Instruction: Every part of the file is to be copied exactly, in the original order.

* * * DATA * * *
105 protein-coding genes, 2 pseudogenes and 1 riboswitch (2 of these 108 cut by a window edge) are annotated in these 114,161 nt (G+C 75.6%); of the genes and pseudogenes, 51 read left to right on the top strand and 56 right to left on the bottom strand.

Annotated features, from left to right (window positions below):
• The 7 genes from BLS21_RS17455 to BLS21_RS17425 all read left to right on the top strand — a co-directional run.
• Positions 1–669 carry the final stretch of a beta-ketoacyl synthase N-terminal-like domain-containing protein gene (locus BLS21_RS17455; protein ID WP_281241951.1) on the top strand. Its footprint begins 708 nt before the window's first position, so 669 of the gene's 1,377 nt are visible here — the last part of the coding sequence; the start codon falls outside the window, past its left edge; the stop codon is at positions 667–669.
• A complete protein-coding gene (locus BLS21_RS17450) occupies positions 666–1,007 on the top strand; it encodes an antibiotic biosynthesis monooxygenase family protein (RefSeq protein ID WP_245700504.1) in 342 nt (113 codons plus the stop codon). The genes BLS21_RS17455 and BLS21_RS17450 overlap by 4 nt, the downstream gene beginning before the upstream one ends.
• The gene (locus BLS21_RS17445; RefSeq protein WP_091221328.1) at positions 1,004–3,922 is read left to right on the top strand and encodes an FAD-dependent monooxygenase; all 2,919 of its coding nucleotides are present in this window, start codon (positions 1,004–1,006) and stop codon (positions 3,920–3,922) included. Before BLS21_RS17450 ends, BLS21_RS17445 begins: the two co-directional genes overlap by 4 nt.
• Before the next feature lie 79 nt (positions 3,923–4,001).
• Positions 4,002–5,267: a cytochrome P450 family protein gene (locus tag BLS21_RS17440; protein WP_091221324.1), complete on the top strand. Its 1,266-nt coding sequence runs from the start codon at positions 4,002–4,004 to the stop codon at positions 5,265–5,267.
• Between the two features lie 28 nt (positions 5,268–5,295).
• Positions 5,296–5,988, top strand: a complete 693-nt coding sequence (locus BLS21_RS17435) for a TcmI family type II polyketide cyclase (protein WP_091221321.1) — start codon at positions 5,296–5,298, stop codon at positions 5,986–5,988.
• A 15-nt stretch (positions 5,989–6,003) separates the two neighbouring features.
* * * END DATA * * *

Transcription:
105 protein-coding genes, 2 pseudogenes and 1 riboswitch (2 of these 108 cut by a window edge) are annotated in these 114,161 nt (G+C 75.6%); of the genes and pseudogenes, 51 read left to right on the top strand and 56 right to left on the bottom strand.

Annotated features, from left to right (window positions below):
• The 7 genes from BLS21_RS17455 to BLS21_RS17425 all read left to right on the top strand — a co-directional run.
• Positions 1–669 carry the final stretch of a beta-ketoacyl synthase N-terminal-like domain-containing protein gene (locus BLS21_RS17455; protein ID WP_281241951.1) on the top strand. Its footprint begins 708 nt before the window's first position, so 669 of the gene's 1,377 nt are visible here — the last part of the coding sequence; the start codon falls outside the window, past its left edge; the stop codon is at positions 667–669.
• A complete protein-coding gene (locus BLS21_RS17450) occupies positions 666–1,007 on the top strand; it encodes an antibiotic biosynthesis monooxygenase family protein (RefSeq protein ID WP_245700504.1) in 342 nt (113 codons plus the stop codon). The genes BLS21_RS17455 and BLS21_RS17450 overlap by 4 nt, the downstream gene beginning before the upstream one ends.
• The gene (locus BLS21_RS17445; RefSeq protein WP_091221328.1) at positions 1,004–3,922 is read left to right on the top strand and encodes an FAD-dependent monooxygenase; all 2,919 of its coding nucleotides are present in this window, start codon (positions 1,004–1,006) and stop codon (positions 3,920–3,922) included. Before BLS21_RS17450 ends, BLS21_RS17445 begins: the two co-directional genes overlap by 4 nt.
• Before the next feature lie 79 nt (positions 3,923–4,001).
• Positions 4,002–5,267: a cytochrome P450 family protein gene (locus tag BLS21_RS17440; protein WP_091221324.1), complete on the top strand. Its 1,266-nt coding sequence runs from the start codon at positions 4,002–4,004 to the stop codon at positions 5,265–5,267.
• Between the two features lie 28 nt (positions 5,268–5,295).
• Positions 5,296–5,988, top strand: a complete 693-nt coding sequence (locus BLS21_RS17435) for a TcmI family type II polyketide cyclase (protein WP_091221321.1) — start codon at positions 5,296–5,298, stop codon at positions 5,986–5,988.
• A 15-nt stretch (positions 5,989–6,003) separates the two neighbouring features.